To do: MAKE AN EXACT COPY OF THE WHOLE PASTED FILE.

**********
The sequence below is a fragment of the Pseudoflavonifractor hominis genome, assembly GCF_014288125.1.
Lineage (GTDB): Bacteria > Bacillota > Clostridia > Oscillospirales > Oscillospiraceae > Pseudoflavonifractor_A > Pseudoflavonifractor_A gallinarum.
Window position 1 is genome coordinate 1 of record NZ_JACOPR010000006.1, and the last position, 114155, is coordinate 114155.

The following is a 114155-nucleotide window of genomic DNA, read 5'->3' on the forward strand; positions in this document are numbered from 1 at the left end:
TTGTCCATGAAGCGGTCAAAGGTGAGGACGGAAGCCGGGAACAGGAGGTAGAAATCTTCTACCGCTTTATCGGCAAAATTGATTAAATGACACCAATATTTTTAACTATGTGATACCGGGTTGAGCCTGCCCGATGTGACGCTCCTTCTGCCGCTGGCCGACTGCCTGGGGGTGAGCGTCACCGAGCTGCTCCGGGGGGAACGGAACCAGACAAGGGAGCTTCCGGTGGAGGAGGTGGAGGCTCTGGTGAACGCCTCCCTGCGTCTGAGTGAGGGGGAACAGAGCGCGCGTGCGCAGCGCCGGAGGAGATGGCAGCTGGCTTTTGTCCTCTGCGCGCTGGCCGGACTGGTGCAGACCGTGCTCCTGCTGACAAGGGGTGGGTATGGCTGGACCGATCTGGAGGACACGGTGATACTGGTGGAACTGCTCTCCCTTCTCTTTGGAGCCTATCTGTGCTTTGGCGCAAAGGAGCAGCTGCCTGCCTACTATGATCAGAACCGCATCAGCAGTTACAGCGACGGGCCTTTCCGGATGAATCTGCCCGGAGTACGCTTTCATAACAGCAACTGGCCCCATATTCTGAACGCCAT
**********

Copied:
The sequence below is a fragment of the Pseudoflavonifractor hominis genome, assembly GCF_014288125.1.
Lineage (GTDB): Bacteria > Bacillota > Clostridia > Oscillospirales > Oscillospiraceae > Pseudoflavonifractor_A > Pseudoflavonifractor_A gallinarum.
Window position 1 is genome coordinate 1 of record NZ_JACOPR010000006.1, and the last position, 114155, is coordinate 114155.

The following is a 114155-nucleotide window of genomic DNA, read 5'->3' on the forward strand; positions in this document are numbered from 1 at the left end:
TTGTCCATGAAGCGGTCAAAGGTGAGGACGGAAGCCGGGAACAGGAGGTAGAAATCTTCTACCGCTTTATCGGCAAAATTGATTAAATGACACCAATATTTTTAACTATGTGATACCGGGTTGAGCCTGCCCGATGTGACGCTCCTTCTGCCGCTGGCCGACTGCCTGGGGGTGAGCGTCACCGAGCTGCTCCGGGGGGAACGGAACCAGACAAGGGAGCTTCCGGTGGAGGAGGTGGAGGCTCTGGTGAACGCCTCCCTGCGTCTGAGTGAGGGGGAACAGAGCGCGCGTGCGCAGCGCCGGAGGAGATGGCAGCTGGCTTTTGTCCTCTGCGCGCTGGCCGGACTGGTGCAGACCGTGCTCCTGCTGACAAGGGGTGGGTATGGCTGGACCGATCTGGAGGACACGGTGATACTGGTGGAACTGCTCTCCCTTCTCTTTGGAGCCTATCTGTGCTTTGGCGCAAAGGAGCAGCTGCCTGCCTACTATGATCAGAACCGCATCAGCAGTTACAGCGACGGGCCTTTCCGGATGAATCTGCCCGGAGTACGCTTTCATAACAGCAACTGGCCCCATATTCTGAACGCCAT